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    Use a citric acid solution to remove rust. Some gardeners swear by a 3 % citric acid solution instead of vinegar – this is good for making up large quantities for cleaning large parts and tools. Be sure to clean the residue away with plenty of clean water after soaking.
    • Citric acid is available in small quantities in the grocery or winemaking store or try your local agricultural store as it’s used by pig keepers (and may be cheaper to buy in quantity there).
    • Avoid this method if you are cleaning parts such as brakes or engine blocks as they can become brittle in the citric acid solution.
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    Alternatively, soak the tools in strong black tea or cola. Other gardeners recommend using very strong black tea or even cola instead of vinegar to remove rust.
    • Soak your tools in it, then rub them clean with a rag or wire wool to remove rust.
    • You can also try using some scrunched aluminum cooking foil and a little water to take the rust off.
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    Try to minimize the amount of scraping you do when removing rust. Light circular motions, repeated for as long as necessary, are the best way to remove rust without thinning or scratching the metal beneath.
    • You are advised to wear protective gloves, eye wear and a face mask while doing this.
    • It’s also a good idea to make sure your tetanus vaccination is still providing protection.
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    Sharpen your tools after removing rust. After removing the rust, it’s a good idea to sharpen the tools. There are a few options for sharpening tools: you can use a whetstone, flat file or sharpening steel.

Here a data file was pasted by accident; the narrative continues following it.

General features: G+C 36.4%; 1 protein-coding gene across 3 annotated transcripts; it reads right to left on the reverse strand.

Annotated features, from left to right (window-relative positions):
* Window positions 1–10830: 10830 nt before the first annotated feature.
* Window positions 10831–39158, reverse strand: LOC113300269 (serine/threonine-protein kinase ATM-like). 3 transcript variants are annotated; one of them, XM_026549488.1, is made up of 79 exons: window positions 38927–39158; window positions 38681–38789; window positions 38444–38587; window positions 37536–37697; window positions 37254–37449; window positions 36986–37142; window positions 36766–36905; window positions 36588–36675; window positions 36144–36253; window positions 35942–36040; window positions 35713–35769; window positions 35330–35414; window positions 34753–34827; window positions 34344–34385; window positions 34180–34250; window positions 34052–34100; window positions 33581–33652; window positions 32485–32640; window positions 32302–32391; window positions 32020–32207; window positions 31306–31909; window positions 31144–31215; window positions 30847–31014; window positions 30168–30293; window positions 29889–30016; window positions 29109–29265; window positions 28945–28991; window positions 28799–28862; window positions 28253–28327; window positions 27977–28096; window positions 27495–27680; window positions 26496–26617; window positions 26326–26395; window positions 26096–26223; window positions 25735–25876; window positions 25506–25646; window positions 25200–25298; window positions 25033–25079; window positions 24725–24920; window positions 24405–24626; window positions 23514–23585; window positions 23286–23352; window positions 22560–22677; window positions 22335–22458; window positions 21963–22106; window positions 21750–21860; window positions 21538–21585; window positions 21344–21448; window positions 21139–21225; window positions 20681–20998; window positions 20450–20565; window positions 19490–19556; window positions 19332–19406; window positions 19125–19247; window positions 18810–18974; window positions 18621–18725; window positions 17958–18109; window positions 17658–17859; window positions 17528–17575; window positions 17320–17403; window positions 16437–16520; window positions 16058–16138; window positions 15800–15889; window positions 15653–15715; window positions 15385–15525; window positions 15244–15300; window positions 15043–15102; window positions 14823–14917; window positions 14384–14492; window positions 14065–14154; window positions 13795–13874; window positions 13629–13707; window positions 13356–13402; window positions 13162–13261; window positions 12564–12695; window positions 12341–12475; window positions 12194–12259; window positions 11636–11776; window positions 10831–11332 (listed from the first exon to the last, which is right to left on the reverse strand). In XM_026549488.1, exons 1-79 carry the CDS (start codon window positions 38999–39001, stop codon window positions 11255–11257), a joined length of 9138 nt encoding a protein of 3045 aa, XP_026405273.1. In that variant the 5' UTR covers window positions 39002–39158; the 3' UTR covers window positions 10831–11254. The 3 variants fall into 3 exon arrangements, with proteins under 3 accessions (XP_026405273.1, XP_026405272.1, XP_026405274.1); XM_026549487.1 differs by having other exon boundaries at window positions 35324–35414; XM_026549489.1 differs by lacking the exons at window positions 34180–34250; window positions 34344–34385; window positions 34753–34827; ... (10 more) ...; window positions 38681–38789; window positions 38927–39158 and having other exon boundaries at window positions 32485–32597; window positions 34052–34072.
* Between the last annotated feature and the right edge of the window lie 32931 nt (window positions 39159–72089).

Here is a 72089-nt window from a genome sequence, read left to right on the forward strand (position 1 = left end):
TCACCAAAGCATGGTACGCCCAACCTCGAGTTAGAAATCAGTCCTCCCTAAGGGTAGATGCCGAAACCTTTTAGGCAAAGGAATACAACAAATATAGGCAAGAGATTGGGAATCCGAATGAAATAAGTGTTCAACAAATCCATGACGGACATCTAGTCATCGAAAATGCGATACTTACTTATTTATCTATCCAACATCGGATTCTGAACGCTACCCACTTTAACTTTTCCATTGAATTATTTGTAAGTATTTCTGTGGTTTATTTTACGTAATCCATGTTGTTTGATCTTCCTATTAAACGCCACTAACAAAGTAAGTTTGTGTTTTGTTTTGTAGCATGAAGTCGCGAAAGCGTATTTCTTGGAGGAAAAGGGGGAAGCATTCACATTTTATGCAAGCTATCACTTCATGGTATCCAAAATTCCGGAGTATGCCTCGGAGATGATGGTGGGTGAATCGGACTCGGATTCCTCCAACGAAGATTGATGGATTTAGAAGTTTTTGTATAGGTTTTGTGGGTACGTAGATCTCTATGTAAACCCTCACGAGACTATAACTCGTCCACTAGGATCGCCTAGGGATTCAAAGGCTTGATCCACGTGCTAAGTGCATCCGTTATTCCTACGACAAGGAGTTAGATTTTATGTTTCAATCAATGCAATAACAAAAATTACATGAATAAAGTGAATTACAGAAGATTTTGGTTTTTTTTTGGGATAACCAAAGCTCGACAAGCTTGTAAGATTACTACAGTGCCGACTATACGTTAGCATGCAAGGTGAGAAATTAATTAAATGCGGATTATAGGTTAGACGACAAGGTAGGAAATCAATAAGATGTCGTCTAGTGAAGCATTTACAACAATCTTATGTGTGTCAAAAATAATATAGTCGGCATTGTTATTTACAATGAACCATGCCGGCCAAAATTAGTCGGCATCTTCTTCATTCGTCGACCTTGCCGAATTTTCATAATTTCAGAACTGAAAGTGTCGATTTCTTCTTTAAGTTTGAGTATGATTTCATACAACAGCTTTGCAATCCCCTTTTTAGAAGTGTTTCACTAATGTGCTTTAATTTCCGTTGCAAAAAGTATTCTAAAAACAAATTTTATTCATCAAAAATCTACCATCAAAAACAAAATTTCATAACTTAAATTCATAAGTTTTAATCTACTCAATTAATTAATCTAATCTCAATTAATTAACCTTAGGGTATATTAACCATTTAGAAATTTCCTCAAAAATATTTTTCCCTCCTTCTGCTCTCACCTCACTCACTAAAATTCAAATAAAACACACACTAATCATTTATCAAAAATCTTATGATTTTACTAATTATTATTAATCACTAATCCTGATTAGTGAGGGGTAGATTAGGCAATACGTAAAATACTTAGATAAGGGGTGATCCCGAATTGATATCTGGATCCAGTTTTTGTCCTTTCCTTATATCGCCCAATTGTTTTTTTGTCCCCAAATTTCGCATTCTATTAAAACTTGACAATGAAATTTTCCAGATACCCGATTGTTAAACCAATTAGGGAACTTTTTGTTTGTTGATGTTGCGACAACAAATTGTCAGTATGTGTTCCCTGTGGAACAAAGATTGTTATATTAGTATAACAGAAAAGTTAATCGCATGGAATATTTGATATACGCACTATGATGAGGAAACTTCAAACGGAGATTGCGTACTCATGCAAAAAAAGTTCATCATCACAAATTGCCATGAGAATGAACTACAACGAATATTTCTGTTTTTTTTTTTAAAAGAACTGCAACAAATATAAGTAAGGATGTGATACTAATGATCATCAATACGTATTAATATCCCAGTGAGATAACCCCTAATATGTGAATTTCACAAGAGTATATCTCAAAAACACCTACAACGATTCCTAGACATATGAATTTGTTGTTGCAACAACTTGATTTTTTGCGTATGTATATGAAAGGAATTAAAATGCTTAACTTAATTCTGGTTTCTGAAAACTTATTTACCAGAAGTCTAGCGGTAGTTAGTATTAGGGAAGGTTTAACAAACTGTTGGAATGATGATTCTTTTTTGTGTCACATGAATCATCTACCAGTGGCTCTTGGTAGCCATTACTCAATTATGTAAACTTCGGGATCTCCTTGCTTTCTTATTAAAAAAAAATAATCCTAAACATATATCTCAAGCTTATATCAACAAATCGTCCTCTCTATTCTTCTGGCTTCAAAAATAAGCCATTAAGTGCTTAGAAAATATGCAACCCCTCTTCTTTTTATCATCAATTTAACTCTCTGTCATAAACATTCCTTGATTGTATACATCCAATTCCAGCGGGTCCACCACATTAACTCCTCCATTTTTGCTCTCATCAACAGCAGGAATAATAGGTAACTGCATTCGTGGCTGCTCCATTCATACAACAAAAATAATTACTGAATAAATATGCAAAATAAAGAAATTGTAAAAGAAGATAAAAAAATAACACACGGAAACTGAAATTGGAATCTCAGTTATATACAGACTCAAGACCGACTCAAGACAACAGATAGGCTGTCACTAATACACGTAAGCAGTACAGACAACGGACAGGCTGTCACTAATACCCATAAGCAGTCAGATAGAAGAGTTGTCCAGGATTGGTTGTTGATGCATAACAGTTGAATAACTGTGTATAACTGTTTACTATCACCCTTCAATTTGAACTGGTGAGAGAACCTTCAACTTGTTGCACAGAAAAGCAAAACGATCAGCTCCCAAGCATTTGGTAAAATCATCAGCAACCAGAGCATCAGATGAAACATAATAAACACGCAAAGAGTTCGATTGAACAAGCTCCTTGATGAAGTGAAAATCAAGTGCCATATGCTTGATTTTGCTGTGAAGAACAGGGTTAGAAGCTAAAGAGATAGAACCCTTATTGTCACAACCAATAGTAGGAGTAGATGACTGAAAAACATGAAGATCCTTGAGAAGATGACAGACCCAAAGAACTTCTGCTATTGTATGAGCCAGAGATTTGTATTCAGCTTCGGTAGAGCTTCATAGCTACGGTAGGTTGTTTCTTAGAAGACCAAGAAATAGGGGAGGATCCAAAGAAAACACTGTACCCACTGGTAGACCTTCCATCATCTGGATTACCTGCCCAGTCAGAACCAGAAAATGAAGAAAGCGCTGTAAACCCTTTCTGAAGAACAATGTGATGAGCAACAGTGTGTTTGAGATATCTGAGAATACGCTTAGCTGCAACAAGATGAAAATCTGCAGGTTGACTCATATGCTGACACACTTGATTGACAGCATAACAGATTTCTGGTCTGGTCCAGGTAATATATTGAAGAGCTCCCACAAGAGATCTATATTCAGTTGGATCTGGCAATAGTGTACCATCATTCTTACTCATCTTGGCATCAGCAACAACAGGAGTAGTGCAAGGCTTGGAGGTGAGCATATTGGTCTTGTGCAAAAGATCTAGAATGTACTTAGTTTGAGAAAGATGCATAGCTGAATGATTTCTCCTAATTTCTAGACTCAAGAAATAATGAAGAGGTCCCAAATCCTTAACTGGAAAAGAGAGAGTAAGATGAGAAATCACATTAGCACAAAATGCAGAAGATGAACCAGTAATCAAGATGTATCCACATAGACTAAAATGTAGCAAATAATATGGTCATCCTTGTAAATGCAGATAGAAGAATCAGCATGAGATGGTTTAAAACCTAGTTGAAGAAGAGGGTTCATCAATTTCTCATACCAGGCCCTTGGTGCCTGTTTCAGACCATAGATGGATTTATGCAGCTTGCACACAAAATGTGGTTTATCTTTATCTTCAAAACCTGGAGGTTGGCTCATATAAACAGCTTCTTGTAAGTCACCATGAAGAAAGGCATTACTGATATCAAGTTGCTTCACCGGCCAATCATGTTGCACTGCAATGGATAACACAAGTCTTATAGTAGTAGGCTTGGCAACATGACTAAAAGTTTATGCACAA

• If you are using a whetstone, start by wetting it thoroughly. You can use mineral/motor oil if you prefer instead of water. Without pressing especially hard, stroke the whetstone in one direction along the side of the edge.
    • Replenish either oil or water as required if the stone surface dries out. You might like to switch to a finer grade of whetstone finish to get a final precision edge.
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    Test the sharpness of the tool. Test the sharpness on a small piece of plant such as a stem from the bonfire heap (don’t use your finger!). If it’s sharp enough, lightly oil the tool making sure the oil transmits into any mechanism and store carefully away.

Part 3
Preventing Your Tools From Becoming Rusty

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    Clean your tools and prevent them from getting wet. Cleaning your tools properly and regularly will stop rust from developing in the first place. It’s also important to prevent them from being wet for prolonged periods of time. Never leave tools outside as they’ll rust quickly if exposed to the elements.
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    Store your tools properly. Once you've cleaned your tools, let them dry thoroughly before storing in a dry place such as a shed. Try to avoid congesting them together in a box or van as this can blunt the edges. It’s best to store them separately. Consider making a hanging rack in your shed.
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    Consider storing your tools in a bucket of sand and mineral oil. Some gardeners recommend cleaning your tools in water, letting them dry, then plunging them into a bucket filled with a mix of sand and mineral oil to store them there. This is supposed to prevent them rusting.

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Categories: Gardening